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A little over a month ago Art Cashin, head of UBS Floor Operations at the New York Stock Exchange, was quoted in John Mauldin's weekly newsletter regarding his thoughts on market cycles. The following is a brief summary of what he stated:

Floor brokers have lots of theories of cycles and such. There's even a fat and lean cycle theory. Just as in the Bible there were seven fat years followed by seven lean years . . . brokers claim to see a similar thing in Wall Street. Ours is much longer . . . 17.6 years.

In the fat cycle, which ended with the bubble, the Dow went from 900 to 11,700. You could throw a dart and pick a winner . . . lots of folks did. Those days are gone. Getting a decent return will be hard work for the next decade. You will need good judgment and good advice. Put the dartboard away. Just so you understand better, let me walk you through this concept.

The tech bubble or the bull market topped in about February 2000. Just so it works on your calculator-let's call that 2000.2. The Dow is around 11500. Subtract 17.6 years and you are in the middle of 1982. The Dow is around 900. It will soon embark on the greatest bull market in history. Subtract another 17.6 years from June of 1982 and you are back to the beginning of 1965. The Dow is around 900.

Yes . . . that's the same area you will find it in 17 years later. This clearly is the lean cycle. The Dow will go above and below 900 many times. Money will be made and new industries flourish, but it will require skill and hard work to find them.

Subtract another 17.6 years from 1965 and you are back around the middle of 1947. The war has ended. Smokestack prosperity is in the offing. The Dow is around 220. This was to be a fat cycle.

Subtract another 17.6 years and you are back in early fall 1929. The Dow is around 380 - but not for long. This . . . clearly . . . will be a lean cycle.

If Art's theory on market cycles is correct, then the market as of 2012 is still in a secular bear market that began in 2000. Furthermore, if the pattern holds, the secular bear market will continue for a subsequent five to six years with regard to both valuation and price.

The key to successful investing therefore will be to hold investments that do well in a market with contracting valuations and prices. One such investment in my opinion is a small grocery company known as Village Super Market, Inc. ((VLGEA)).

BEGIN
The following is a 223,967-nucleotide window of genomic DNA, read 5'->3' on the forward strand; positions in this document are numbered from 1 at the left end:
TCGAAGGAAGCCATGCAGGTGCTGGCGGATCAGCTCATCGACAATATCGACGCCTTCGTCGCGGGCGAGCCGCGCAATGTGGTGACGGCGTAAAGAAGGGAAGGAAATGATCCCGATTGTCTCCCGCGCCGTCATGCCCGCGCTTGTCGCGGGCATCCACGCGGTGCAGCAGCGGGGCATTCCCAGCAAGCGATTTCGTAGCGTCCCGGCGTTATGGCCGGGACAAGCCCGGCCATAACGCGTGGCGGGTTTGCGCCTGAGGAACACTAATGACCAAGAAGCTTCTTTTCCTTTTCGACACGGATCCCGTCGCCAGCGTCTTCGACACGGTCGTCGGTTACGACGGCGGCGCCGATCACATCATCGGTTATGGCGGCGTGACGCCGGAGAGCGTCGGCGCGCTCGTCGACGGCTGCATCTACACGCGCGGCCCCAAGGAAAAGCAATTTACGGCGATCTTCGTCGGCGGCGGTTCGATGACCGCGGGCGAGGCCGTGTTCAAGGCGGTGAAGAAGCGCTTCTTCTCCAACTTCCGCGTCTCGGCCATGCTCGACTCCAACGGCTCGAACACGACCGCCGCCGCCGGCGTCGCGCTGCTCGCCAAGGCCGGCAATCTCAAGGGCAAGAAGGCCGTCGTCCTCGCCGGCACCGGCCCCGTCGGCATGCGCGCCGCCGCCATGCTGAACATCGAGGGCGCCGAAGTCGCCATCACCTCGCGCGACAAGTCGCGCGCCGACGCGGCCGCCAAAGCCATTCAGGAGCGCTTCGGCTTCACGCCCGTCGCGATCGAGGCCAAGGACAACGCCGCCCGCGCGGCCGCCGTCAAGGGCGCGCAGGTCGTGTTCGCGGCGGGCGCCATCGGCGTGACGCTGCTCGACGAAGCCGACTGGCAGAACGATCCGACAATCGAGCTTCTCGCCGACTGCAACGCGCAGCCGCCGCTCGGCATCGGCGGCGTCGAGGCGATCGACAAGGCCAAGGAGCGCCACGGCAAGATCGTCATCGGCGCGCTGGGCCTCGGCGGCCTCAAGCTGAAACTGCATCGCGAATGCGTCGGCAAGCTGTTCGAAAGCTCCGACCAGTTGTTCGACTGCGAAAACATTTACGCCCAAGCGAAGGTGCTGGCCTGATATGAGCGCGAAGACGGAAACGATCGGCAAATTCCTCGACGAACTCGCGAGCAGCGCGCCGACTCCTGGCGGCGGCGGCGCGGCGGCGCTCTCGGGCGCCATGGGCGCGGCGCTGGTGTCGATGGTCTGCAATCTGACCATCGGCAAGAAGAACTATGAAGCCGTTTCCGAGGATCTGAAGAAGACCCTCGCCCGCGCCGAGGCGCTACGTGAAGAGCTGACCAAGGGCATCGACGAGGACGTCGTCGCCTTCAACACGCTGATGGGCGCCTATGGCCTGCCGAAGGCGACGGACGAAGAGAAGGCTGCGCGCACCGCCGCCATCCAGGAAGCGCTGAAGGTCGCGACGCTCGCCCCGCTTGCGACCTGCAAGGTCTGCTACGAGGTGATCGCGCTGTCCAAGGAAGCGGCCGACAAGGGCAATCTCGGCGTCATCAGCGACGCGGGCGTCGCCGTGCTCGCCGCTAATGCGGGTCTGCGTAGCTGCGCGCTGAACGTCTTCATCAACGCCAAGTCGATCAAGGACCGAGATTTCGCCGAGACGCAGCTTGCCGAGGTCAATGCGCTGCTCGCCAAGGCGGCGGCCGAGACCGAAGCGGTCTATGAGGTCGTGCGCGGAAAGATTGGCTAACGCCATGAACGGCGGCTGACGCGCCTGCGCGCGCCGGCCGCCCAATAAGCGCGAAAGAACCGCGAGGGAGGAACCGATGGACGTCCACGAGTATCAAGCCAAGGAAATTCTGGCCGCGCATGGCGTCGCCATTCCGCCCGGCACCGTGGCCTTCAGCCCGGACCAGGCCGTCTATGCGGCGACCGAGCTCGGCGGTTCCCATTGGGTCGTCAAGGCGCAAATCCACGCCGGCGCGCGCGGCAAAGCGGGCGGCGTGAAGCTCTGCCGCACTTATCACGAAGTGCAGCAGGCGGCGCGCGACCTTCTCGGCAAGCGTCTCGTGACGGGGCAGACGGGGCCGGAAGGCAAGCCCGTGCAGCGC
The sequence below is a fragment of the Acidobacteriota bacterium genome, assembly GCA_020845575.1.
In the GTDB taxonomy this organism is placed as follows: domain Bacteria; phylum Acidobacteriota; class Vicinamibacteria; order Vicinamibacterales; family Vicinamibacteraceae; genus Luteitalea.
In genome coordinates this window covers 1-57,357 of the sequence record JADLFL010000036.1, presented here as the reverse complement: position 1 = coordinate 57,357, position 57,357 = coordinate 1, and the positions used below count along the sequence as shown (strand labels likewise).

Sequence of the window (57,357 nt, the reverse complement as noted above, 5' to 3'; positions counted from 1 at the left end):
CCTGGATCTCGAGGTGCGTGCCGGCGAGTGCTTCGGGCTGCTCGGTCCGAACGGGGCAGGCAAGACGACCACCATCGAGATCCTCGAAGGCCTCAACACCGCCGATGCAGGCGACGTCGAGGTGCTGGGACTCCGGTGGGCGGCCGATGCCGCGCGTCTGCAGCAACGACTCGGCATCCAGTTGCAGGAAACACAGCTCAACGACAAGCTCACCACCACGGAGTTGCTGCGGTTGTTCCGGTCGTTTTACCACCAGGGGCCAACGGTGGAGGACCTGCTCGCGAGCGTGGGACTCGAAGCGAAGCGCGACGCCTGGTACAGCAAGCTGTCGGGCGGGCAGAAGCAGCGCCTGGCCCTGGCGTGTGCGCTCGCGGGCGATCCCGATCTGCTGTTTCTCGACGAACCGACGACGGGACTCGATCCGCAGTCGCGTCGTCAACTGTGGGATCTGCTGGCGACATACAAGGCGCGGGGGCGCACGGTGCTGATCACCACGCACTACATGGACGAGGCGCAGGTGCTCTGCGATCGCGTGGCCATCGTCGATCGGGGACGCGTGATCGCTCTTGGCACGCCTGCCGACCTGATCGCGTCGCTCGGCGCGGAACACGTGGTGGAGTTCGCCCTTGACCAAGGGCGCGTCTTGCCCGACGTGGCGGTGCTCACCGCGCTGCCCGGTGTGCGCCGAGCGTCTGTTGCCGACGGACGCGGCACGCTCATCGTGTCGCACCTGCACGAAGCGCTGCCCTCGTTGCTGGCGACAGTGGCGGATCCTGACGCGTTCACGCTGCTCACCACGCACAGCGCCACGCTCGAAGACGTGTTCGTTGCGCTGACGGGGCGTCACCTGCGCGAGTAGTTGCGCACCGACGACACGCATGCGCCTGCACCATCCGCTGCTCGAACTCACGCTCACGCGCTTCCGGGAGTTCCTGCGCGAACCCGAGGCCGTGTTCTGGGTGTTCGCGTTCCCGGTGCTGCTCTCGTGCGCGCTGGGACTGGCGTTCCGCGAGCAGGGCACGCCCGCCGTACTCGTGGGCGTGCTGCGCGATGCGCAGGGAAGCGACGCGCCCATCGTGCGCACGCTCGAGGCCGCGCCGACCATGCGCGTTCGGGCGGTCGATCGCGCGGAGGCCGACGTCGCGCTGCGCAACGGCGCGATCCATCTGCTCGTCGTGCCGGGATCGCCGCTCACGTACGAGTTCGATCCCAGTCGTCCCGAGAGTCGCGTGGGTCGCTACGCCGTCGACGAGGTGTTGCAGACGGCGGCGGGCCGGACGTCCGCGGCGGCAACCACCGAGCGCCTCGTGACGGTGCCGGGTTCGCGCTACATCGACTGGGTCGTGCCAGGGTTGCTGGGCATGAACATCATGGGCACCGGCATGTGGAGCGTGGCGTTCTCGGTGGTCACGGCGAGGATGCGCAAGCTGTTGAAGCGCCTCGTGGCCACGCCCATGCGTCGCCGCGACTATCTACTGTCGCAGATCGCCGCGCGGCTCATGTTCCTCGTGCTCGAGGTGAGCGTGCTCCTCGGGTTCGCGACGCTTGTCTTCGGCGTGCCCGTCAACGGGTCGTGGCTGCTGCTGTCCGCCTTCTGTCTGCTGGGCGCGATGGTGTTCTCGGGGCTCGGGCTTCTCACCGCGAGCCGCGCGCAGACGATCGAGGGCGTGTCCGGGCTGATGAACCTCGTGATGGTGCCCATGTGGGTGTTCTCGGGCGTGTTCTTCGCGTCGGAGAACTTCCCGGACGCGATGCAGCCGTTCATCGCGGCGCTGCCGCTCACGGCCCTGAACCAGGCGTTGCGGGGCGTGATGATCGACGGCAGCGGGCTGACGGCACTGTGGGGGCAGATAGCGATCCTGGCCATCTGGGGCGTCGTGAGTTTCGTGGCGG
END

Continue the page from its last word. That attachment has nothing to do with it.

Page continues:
Village Super Market operates a chain of twenty-nine ShopRite supermarkets, eighteen of which are located in northern New Jersey, two in Maryland, one in northeastern Pennsylvania, and eight in southern New Jersey. By operating its supermarkets under the ShopRite name, Village is a member of Wakefern Food Corporation, the nation's largest retailer-owned food cooperative and owner of the ShopRite name.

Village therefore enjoys tremendous economies of scale in purchasing, distribution, private label products, and advertising which are more often associated with grocery chains of greater size and geographic coverage.

One of the biggest reasons I like Village Super Market is because it is a non-cyclical stock and does not experience significant capital depreciation during economic downturns. If this truly is a secular bear market at the moment, then it will likely continue for another five or six years as demonstrated by Art Cashin's 17.6 year market cycle theory.

Village Super Market should consequently be an excellent counter-cyclical equity to own over the next five or six year time span given the macroeconomic uncertainty as well as the real possibility of a double-dip recession in the U.S.

Company or Market Index

Return Since February 2000

Return Since May 2007

Village Super Market

732%

18%

Dow Jones Industrial Average

19%

-3.5%

S & P 500

-2%

-9.8%

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Another reason I like Village Super Market is evident in the way the company is positioned to handle certain consumer spending trends that are changing within the grocery industry. For instance, one trend that is quite easy to see within the grocery is how traditional grocers such as Kroger ((KR)), Safeway (SWY), and Weis Markets ((WMK)) are losing noticeable market share to non-traditional grocers such Whole Foods ((WFM)), Dollar Tree ((DLTR)), Wal-Mart ((WMT)), and Target ((TGT)).

Just by looking at the number of net store openings by each grocery company as well as the annual change in sales growth for each company, one can see the rising preference for non-traditional grocers.

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In fact, it is quite possible that if the current spending trends continue, then non-traditional grocery stores will surpass traditional grocery stores in market share by 2018.

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Data Source: Willard Bishop

In my opinion, Village Super Market is well positioned to benefit from this changing consumer preference due to the unique aspects that are featured in certain Village stores. The company's average store size of 57,000 square feet provides a one-stop shopping experience for Village customers which rivals that of the non-traditional grocers like Wal-Mart and Target.